By Brian Banks

Paul Renaud sighs as he describes the current situation in the South March Highlands, 895 hectares of ecologically and culturally significant forest and wetlands within Ottawa’s city limits that he and a coalition of community groups are fighting to protect. “Subdivisions,” he observes, “follow roads.”

Last year, the coalition tried unsuccessfully to block construction of the Terry Fox Drive extension, an arcing four-lane road that now cuts through the lower third of the area. In 2011, coalition members are working to delay and, it is hoped, defeat plans by KNL Developments, a partnership that owns 182 hectares of forest directly south and east of the new extension, to clearcut the bulk of that forest to make room for housing. At stake is natural habitat linked to protected forests on its northern flank, all supporting a diverse ecosystem more akin to Algonquin Provincial Park than urban Ottawa, featuring multiple endangered species, including the Blanding’s turtle and butternut tree.

Results thus far have been mixed. Originally, KNL intended to start clearing trees for the first of three phases of planned residential development last July. Various appeals and a last-ditch effort to have Ottawa city council buy the land in question meant that work was delayed until this February. But then the heavy equipment moved in and approximately three-quarters of a 40-hectare tract known as the Beaver Pond Forest was cleared in the dead of winter – with grim consequences for wildlife wintering or hibernating in that part of the forest. The only concession: KNL agreed to spare an 80-metre-wide strip to connect some city-owned woods around Beaver Pond with the larger city-owned Trillium Woods, which is half-surrounded by KNL property.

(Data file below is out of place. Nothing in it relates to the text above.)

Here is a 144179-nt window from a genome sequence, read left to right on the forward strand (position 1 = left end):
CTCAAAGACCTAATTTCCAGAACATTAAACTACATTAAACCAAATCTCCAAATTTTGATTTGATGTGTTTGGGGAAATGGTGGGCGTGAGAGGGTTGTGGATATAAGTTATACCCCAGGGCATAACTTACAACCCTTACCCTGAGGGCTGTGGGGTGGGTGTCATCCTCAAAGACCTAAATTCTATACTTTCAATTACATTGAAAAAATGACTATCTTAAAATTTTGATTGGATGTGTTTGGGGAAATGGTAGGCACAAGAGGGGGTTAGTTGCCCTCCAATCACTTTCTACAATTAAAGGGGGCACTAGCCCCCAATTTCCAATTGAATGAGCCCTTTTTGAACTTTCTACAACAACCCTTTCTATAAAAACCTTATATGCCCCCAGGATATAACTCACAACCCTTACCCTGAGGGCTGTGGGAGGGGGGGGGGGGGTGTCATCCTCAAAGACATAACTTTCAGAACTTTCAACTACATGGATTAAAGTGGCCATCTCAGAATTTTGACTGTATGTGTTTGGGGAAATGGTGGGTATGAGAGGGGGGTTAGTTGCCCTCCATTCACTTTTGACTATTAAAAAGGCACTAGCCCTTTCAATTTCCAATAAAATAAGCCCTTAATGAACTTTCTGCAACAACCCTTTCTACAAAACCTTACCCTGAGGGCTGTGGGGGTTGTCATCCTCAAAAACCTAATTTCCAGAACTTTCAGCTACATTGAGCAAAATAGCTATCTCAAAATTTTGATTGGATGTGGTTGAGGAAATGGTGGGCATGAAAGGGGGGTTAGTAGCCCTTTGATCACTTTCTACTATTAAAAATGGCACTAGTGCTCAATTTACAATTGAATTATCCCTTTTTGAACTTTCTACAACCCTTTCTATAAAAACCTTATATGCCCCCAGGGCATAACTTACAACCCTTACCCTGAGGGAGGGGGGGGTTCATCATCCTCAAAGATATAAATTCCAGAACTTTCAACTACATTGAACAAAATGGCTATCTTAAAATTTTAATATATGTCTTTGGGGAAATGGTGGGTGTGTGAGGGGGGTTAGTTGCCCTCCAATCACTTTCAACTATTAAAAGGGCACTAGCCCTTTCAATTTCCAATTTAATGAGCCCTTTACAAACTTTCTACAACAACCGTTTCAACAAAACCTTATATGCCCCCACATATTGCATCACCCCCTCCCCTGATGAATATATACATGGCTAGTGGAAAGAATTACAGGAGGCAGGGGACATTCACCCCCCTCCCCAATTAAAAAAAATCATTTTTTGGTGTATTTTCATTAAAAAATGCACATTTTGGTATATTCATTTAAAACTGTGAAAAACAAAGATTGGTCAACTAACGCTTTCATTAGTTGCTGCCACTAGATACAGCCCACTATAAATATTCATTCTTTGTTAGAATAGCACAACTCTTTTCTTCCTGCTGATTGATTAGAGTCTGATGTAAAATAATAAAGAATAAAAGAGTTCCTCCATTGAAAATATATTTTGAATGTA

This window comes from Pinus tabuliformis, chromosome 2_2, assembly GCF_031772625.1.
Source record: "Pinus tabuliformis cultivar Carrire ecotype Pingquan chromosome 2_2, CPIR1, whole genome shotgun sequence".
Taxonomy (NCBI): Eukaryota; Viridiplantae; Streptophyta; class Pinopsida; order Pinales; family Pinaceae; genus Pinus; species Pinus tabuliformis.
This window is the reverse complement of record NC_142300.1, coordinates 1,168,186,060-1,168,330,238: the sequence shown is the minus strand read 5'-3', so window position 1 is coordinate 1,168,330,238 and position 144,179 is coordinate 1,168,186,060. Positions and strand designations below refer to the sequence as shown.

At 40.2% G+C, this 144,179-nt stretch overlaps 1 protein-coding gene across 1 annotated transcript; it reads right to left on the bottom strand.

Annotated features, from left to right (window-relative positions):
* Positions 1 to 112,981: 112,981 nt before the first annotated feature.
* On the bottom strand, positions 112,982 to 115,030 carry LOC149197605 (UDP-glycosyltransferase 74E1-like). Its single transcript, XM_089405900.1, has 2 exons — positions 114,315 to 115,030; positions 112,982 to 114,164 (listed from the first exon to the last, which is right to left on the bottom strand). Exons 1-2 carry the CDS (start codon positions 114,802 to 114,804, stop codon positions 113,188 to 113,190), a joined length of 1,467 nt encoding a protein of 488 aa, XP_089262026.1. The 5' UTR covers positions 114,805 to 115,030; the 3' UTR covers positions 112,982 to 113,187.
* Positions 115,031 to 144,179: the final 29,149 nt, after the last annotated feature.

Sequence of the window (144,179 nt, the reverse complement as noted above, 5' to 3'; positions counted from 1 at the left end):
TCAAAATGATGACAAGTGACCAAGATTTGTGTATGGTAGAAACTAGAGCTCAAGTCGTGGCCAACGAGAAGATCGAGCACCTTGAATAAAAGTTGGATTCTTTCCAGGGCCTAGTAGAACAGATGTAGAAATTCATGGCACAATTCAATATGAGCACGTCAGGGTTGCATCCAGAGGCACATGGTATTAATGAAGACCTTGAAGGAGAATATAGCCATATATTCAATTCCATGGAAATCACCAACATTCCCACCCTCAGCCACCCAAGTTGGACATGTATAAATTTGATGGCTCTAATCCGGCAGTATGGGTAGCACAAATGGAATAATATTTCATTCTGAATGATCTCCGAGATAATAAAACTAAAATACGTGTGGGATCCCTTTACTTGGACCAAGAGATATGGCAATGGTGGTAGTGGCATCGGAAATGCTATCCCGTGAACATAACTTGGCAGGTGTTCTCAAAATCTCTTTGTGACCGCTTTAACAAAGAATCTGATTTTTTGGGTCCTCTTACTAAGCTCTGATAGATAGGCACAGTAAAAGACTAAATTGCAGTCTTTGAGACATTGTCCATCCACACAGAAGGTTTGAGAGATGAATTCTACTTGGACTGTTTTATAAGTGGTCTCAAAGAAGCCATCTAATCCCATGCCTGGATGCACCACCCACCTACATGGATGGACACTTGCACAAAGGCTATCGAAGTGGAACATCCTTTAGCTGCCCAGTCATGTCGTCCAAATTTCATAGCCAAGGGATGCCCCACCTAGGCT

The news for nature advocates is slightly more encouraging when it comes to the 100 or so hectares earmarked for the second and third phases of development. According to KNL’s plans for those lands, stormwater runoff would be diverted into an adjoining wetland, called Kizell Drain. Late last year, that waterway was designated a provincially significant wetland. In light of that change, the city asked KNL to undertake a new environmental assessment. “Those phases are stalled, pending the results of the environmental assessment,” says Renaud.

He and his colleagues are active on other fronts, too. Last year, for example, the discovery of a stone circle in Beaver Pond Forest, adding to other archeological evidence of human occupation and settlement in the South March Highlands as much as 10,000 years ago, prompted a call for a new archeological appraisal of the area. That was rejected, but Renaud says talks continue with Ontario’s minister of culture, Michael Chan. Development opponents are also appealing rulings on the Terry Fox Drive extension that, if successful, will not undo the road work but will ensure that maximum mitigation occurs. Says Renaud, “It’s never too late to do the right thing.”